Disney sues Anaheim over plan
Maintaining its aggressive posture, Disney officials filed suit Monday against the city of Anaheim as part of the entertainment giant’s continuing efforts to thwart a residential development in the resort district.
The suit comes as the Anaheim City Council ponders whether to reopen debate on a controversial proposal to build 1,500 condominiums and apartments, including 225 units for lower-income residents, near Disney’s amusement parks. The project was killed this month on a split council vote.
Disney says its action is the first time it has sued the city where Disneyland was born more than 50 years ago. The city and Disney have historically enjoyed a close-knit, fight-free relationship.
Anaheim is also locked in a legal fight with one of the city’s other icons, the Angels, over the team’s name.
Disney’s legal challenge signals a new, hardened approach to maintaining the tourist-friendly environment of the resort district. Disney has spent years trying to buff up the resort area, going back to the days when Walt Disney expressed revulsion at the cheap motels and tacky retail outlets that had taken root outside the gates to Disneyland.
In addition to Disneyland and California Adventure, the resort area now includes Downtown Disney, new hotels and more upscale restaurants.
Disney officials say the 8,000 or so people who would be living in the proposed units would be out of place in a district designed for round-the-clock tourist-friendly uses. Disneyland President Ed Grier said allowing the project would set a “dangerous precedent.” Disney prefers that the 26-acre parcel be developed as an upscale hotel-condominium project.
Housing advocates and some council members favored the apartment-condo proposal’s inclusion of lower-cost units because it would replace a mobile home park and be convenient for entertainment workers making modest wages.
In its lawsuit, Disney demands that the city nullify the environmental analysis it approved for the large residential project, next to an area where Disney may build a third theme park.
“This lawsuit speaks to how important we view this Anaheim resort area and that we make sure the vision sticks,” said Disneyland spokesman Rob Doughty.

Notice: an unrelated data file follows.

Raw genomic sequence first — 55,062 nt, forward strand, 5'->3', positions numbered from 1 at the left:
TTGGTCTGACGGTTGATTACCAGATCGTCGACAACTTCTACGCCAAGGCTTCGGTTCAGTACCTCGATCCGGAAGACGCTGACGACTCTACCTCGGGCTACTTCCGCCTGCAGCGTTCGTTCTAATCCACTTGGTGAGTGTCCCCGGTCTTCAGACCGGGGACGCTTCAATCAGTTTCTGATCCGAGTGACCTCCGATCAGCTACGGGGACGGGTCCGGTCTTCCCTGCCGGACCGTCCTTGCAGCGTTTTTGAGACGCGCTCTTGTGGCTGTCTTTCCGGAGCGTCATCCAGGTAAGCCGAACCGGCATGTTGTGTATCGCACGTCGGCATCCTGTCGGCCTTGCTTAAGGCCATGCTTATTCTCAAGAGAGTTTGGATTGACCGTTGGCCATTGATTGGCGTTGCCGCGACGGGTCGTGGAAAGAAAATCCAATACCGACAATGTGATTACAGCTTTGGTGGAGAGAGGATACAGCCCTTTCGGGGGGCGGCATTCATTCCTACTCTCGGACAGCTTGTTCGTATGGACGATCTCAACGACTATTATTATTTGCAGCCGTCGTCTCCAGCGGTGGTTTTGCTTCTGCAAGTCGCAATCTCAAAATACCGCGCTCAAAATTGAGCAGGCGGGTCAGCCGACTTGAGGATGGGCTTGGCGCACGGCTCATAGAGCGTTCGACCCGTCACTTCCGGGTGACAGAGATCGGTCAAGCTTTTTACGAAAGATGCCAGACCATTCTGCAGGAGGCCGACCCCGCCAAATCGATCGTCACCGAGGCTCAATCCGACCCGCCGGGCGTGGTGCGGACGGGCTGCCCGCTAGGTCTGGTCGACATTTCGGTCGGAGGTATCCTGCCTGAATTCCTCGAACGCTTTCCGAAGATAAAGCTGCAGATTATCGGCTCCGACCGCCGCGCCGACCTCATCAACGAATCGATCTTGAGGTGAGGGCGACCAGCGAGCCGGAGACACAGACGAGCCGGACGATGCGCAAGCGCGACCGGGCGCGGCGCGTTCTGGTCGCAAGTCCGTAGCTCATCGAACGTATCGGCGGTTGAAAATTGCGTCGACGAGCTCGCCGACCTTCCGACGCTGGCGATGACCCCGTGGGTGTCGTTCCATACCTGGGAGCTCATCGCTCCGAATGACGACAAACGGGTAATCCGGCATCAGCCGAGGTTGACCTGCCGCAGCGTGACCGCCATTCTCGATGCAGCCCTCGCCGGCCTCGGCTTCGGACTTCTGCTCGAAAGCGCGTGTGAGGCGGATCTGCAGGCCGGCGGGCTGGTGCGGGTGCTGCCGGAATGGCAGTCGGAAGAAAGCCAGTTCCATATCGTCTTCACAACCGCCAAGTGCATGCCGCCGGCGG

Anaheim Mayor Curt Pringle said he was not surprised Disney officials decided to challenge the residential project on legal grounds.
“There’s no question this is a very significant issue to them and they are using all the means by which they can express that concern,” he said. “They’ve told me there have been a lot of concerns in the past, but they felt they could work through those.”
Disney’s action comes less than a week after the project’s developer, SunCal Cos., appealed a 2-2 council split that ultimately doomed the plan. SunCal argued that Councilwoman Lucille Kring, who would have been the swing vote, should have been cleared to vote on the proposal even though she had a possible conflict of interest.
In a letter delivered minutes before the council meeting, Disney attorneys argued that a wine bar Kring planned to open nearby could create a conflict of interest. City Atty. Jack White then told Kring she might face criminal or civil penalties if she voted, which prompted Kring to abstain.
Disney’s letter noted that in a similar case, a councilman in Truckee, Calif., was advised not to vote on a housing project because it was determined that he could gain financially from an influx of new residents.
If three Anaheim council members agree to reconsider the project next month, it could come back to the council in April.
Pringle, who is opposed to residential development in the resort area, said he finds himself in “an awkward” place.
“I support Disney’s position,” he said, “yet I certainly don’t want to put the city and taxpayers in an improper place if we’re being sued.”